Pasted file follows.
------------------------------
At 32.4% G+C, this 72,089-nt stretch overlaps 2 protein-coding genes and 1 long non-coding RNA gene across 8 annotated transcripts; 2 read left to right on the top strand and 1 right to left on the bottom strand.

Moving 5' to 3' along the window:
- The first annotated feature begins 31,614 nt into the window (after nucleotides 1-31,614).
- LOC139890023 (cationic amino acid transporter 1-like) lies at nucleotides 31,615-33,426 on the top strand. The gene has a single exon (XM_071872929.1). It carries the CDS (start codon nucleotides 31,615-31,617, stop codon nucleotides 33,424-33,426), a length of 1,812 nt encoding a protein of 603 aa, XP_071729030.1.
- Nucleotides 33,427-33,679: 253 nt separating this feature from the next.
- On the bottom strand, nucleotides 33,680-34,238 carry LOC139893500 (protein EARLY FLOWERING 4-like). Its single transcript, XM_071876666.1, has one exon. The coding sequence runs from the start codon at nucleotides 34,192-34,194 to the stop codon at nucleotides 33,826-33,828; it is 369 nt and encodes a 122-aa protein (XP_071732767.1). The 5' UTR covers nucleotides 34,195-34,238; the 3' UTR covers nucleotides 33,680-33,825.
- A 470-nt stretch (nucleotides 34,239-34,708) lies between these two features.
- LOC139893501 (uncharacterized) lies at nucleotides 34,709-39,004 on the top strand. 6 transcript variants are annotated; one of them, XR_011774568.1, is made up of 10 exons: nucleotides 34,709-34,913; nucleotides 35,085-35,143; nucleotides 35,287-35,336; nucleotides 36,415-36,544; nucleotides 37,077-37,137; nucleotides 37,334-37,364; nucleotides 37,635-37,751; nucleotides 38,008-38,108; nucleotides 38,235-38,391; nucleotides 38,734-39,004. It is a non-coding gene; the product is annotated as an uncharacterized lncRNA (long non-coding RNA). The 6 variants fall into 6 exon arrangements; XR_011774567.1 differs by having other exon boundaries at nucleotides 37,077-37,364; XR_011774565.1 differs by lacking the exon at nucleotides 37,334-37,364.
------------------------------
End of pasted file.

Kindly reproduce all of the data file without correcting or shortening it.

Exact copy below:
At 32.4% G+C, this 72,089-nt stretch overlaps 2 protein-coding genes and 1 long non-coding RNA gene across 8 annotated transcripts; 2 read left to right on the top strand and 1 right to left on the bottom strand.

Moving 5' to 3' along the window:
- The first annotated feature begins 31,614 nt into the window (after nucleotides 1-31,614).
- LOC139890023 (cationic amino acid transporter 1-like) lies at nucleotides 31,615-33,426 on the top strand. The gene has a single exon (XM_071872929.1). It carries the CDS (start codon nucleotides 31,615-31,617, stop codon nucleotides 33,424-33,426), a length of 1,812 nt encoding a protein of 603 aa, XP_071729030.1.
- Nucleotides 33,427-33,679: 253 nt separating this feature from the next.
- On the bottom strand, nucleotides 33,680-34,238 carry LOC139893500 (protein EARLY FLOWERING 4-like). Its single transcript, XM_071876666.1, has one exon. The coding sequence runs from the start codon at nucleotides 34,192-34,194 to the stop codon at nucleotides 33,826-33,828; it is 369 nt and encodes a 122-aa protein (XP_071732767.1). The 5' UTR covers nucleotides 34,195-34,238; the 3' UTR covers nucleotides 33,680-33,825.
- A 470-nt stretch (nucleotides 34,239-34,708) lies between these two features.
- LOC139893501 (uncharacterized) lies at nucleotides 34,709-39,004 on the top strand. 6 transcript variants are annotated; one of them, XR_011774568.1, is made up of 10 exons: nucleotides 34,709-34,913; nucleotides 35,085-35,143; nucleotides 35,287-35,336; nucleotides 36,415-36,544; nucleotides 37,077-37,137; nucleotides 37,334-37,364; nucleotides 37,635-37,751; nucleotides 38,008-38,108; nucleotides 38,235-38,391; nucleotides 38,734-39,004. It is a non-coding gene; the product is annotated as an uncharacterized lncRNA (long non-coding RNA). The 6 variants fall into 6 exon arrangements; XR_011774567.1 differs by having other exon boundaries at nucleotides 37,077-37,364; XR_011774565.1 differs by lacking the exon at nucleotides 37,334-37,364.